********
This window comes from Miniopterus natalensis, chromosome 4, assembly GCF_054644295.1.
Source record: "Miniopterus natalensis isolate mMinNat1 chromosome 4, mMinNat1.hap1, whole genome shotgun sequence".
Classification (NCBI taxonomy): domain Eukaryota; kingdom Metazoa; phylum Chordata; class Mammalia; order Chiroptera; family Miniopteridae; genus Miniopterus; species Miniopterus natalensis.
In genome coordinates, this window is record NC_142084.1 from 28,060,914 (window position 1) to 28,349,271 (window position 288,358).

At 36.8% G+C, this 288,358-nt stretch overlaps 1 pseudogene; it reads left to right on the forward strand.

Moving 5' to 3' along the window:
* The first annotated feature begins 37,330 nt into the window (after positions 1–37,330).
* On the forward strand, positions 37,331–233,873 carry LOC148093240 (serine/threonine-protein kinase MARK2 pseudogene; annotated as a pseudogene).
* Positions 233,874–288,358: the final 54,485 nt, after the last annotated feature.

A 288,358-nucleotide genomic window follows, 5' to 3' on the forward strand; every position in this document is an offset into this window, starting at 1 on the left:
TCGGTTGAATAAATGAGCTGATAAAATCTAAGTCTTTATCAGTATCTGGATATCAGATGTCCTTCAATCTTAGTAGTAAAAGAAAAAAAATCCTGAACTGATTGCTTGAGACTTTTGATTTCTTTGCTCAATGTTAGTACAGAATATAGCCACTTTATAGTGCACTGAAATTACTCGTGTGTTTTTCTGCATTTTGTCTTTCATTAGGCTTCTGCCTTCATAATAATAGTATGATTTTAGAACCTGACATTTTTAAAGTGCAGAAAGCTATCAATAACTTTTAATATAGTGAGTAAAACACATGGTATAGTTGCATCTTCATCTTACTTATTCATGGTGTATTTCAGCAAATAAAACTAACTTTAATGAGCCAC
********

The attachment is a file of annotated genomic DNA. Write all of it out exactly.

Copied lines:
This window comes from Miniopterus natalensis, chromosome 4, assembly GCF_054644295.1.
Source record: "Miniopterus natalensis isolate mMinNat1 chromosome 4, mMinNat1.hap1, whole genome shotgun sequence".
Classification (NCBI taxonomy): domain Eukaryota; kingdom Metazoa; phylum Chordata; class Mammalia; order Chiroptera; family Miniopteridae; genus Miniopterus; species Miniopterus natalensis.
In genome coordinates, this window is record NC_142084.1 from 28,060,914 (window position 1) to 28,349,271 (window position 288,358).

At 36.8% G+C, this 288,358-nt stretch overlaps 1 pseudogene; it reads left to right on the forward strand.

Moving 5' to 3' along the window:
* The first annotated feature begins 37,330 nt into the window (after positions 1–37,330).
* On the forward strand, positions 37,331–233,873 carry LOC148093240 (serine/threonine-protein kinase MARK2 pseudogene; annotated as a pseudogene).
* Positions 233,874–288,358: the final 54,485 nt, after the last annotated feature.

A 288,358-nucleotide genomic window follows, 5' to 3' on the forward strand; every position in this document is an offset into this window, starting at 1 on the left:
TCGGTTGAATAAATGAGCTGATAAAATCTAAGTCTTTATCAGTATCTGGATATCAGATGTCCTTCAATCTTAGTAGTAAAAGAAAAAAAATCCTGAACTGATTGCTTGAGACTTTTGATTTCTTTGCTCAATGTTAGTACAGAATATAGCCACTTTATAGTGCACTGAAATTACTCGTGTGTTTTTCTGCATTTTGTCTTTCATTAGGCTTCTGCCTTCATAATAATAGTATGATTTTAGAACCTGACATTTTTAAAGTGCAGAAAGCTATCAATAACTTTTAATATAGTGAGTAAAACACATGGTATAGTTGCATCTTCATCTTACTTATTCATGGTGTATTTCAGCAAATAAAACTAACTTTAATGAGCCAC